The latest pilgrimage organised by the Mormon Society of St. James was to St. Davids* in Wales. Joining the pilgrimage were BCC bloggers Ronan and Jason, Bloggernacle regular Christian, and two micro-Ronans. Herewith a report:
I’ve been wanting to go on an MSSJ pilgrimage for a while. Long walks suit my disposition very well, and I’ve often found that walking can have a spiritual component. So, when Ronan proposed a walk along the Welsh coast to St. Davids, I happily signed on, since research and a conference meant a summer trip to the UK anyway.
Walking can be contemplative when the path is easy and familiar, enabling the rhythmic motion to become constant and effectively subconscious. Less-familiar paths, for example ones that frequently have cliffs just to one side, make it so that the whole mind focuses on what is often a basic task. Extended over time, this kind of walking becomes meditative, emptying the mind of exterior concerns.
Our walk in Wales combined both of these. At some moments Ronan and I were able to have the sorts of theological conversations that regular readers of the blog might have expected. Other times permitted jovial chats with Will or Mary, and Christian, Ronan, and I had time to debate the merits of David Foster Wallace. The rest of the time, though, it was one foot in front of the other, pausing occasionally to contemplate the stunning coastline or wade into a secluded bay.
I was disappointed that we couldn’t attend the ordination service at St. Davids. Usually, my trips to the UK are chockablock with Anglicanism, but this time the demands of research precluded participation in formal worship. (I tried to attend Morning Prayer at St. Pancras in Bloomsbury, but arrived to find the chapel empty.) Still, we found worshipful moments at St. Non’s and later at the cathedral, and at both places I lit a candle and offered a prayer.
I left Wales grateful for the good fellowship and the extraordinary natural beauty of the Pembrokeshire coast.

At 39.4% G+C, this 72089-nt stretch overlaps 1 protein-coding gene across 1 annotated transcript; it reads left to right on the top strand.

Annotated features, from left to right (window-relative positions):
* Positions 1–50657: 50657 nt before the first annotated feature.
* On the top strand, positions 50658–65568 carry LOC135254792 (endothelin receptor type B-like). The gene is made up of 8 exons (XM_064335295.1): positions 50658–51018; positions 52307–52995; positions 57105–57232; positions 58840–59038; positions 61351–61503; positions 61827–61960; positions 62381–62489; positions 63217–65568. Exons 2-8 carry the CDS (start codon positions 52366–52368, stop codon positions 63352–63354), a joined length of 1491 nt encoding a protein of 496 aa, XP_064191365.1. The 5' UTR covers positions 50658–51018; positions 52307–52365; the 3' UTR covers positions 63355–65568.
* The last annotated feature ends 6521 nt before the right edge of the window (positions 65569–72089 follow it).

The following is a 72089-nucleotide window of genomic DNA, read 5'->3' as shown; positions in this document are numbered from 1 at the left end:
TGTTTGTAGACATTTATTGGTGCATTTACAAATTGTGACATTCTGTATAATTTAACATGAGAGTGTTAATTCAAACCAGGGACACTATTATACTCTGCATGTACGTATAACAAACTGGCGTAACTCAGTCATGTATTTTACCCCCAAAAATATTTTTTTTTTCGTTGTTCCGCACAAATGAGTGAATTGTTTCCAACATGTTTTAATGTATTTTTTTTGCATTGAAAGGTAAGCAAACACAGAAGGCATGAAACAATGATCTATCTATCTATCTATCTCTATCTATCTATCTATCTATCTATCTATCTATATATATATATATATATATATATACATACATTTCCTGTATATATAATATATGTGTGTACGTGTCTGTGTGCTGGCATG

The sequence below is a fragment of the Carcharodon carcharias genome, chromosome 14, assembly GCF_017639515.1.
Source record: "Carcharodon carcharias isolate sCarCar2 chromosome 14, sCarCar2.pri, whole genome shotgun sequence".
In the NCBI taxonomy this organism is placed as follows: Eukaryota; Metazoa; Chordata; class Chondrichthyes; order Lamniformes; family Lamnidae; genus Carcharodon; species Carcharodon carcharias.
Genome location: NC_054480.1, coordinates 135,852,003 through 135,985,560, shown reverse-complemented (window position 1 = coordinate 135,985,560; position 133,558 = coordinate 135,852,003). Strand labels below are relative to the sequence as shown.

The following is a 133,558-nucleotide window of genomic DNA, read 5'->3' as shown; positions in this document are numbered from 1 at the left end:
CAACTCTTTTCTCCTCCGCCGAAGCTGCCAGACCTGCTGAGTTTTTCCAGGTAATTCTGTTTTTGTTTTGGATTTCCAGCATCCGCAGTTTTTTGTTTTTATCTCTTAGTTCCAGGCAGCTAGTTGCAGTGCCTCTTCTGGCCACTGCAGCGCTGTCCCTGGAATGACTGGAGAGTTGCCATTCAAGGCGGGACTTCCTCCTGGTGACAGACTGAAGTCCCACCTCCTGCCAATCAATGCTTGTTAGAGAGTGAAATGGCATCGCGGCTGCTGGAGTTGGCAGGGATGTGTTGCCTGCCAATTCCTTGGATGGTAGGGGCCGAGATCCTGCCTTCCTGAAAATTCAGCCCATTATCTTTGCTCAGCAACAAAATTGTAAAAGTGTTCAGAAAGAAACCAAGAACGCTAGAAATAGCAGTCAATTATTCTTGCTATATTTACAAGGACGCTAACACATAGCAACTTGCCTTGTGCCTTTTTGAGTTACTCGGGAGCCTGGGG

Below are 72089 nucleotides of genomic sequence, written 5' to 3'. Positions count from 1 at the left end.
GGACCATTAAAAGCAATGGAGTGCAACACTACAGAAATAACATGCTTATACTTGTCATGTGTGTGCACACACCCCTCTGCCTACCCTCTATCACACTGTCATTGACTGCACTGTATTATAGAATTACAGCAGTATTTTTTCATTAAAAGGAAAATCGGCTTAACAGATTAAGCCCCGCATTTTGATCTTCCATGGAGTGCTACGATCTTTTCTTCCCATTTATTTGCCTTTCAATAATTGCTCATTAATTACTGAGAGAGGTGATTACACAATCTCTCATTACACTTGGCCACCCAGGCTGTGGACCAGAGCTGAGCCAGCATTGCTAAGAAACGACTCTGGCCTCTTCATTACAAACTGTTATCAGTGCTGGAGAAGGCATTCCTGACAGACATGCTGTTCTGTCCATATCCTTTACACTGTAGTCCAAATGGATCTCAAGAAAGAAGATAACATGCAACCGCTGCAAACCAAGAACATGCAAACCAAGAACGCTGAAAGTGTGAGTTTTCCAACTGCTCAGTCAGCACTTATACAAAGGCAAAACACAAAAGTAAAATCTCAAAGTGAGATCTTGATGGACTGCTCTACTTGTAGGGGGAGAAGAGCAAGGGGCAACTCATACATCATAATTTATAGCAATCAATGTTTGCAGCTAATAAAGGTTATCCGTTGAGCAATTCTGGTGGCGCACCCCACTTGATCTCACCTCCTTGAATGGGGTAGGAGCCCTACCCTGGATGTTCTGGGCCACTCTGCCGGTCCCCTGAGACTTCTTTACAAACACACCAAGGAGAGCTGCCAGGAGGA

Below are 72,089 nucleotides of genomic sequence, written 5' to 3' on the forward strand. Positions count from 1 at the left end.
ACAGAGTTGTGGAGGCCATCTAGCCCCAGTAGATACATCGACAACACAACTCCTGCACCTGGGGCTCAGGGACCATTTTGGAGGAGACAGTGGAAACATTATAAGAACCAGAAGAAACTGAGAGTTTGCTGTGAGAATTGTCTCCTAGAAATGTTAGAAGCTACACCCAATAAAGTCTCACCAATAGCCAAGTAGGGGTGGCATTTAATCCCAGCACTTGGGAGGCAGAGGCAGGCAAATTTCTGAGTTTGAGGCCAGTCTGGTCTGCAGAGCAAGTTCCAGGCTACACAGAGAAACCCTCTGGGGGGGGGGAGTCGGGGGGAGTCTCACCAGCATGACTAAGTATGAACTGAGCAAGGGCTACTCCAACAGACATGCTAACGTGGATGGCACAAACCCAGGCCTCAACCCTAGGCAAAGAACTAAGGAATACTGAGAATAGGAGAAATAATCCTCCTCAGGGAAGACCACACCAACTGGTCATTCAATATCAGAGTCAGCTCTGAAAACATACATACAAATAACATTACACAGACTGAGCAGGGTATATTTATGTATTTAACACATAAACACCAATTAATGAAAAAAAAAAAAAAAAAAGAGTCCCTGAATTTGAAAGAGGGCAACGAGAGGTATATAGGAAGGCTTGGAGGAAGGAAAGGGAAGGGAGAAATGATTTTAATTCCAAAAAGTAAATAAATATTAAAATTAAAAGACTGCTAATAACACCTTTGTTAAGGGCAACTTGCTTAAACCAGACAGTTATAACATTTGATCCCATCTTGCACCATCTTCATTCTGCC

I’d been looking forward to a MSSJ pilgrimage for a couple years, but had been thwarted for the ramble in Norway and the trek to Canterbury. So when Ronan posted about a wee trek along the Welsh coast to the Shrine of St David, I jumped at the chance. I walk a good deal, living in downtown Salt Lake City, but I hadn’t been on a proper hike since highschool. And, well, apparently there’s a difference. 16 miles in one day… and six more the next. From Abercastle to the hostel on Saturday, and then from the hostel to St Davids City, to the Chapel of St Non (St David’s mother) on the coast, and back again on Sunday.
The trail hugged the top of the cliffs, a limnal path that looked both to the beautiful sea and the verdant fields. Death to the right of us, life to the left. At regular intervals, the trail dropped down to the sea at inlets, only to climb right back up again. It was, by every definition, a strait and narrow path. And had I not been so focused on not rolling my ankle or on the beguiling vistas, I’m sure I would have come up with some profound bridge between the literary and lived experience. But revelations of that sort are slow in coming. Ronan kept telling me that pain prepares the pilgrim, and he was right; I can’t wait for my next one.
So, this was weird.
I have been to St. Davids many times, as well as the small chapel of St. Non, his mother, a few miles away. My Catholic-Mormon mother always lays a flower at the shrine of the Virgin at St. Non’s. For our family, this is a special place and it was a pleasure to take friends there on a beautiful couple of days in Pembrokeshire.
Anyway, in the grand scheme of such things, David and Non are minor saints and their pilgrimages nothing compared with Rome, Canterbury, Santiago, or Jerusalem. This is what makes a weird experience of convergence particularly startling.
We left St. Davids on the Sunday. On Monday I was back at work, the glories of the previous day still ringing. As I got in the car to come home, the radio came on. The first words I heard were, “St. David’s mother Non.” The radio was tuned to BBC Radio 4 which was broadcasting — for the first and only time — a radio play about a pilgrimage to St. Davids.
Probably a coincidence or a glitch in the Matrix but I choose to believe that there is some weird cosmic power to sacred places and our connection with them. I will be at St. Davids again this summer and hope to continue to learn what is there to be learned about these holy people and places. The daemon is strong in these places.
* Sticklers may be irritated by the lack of an apostrophe, but many such place-names in the UK lack them as a matter of convention nowadays.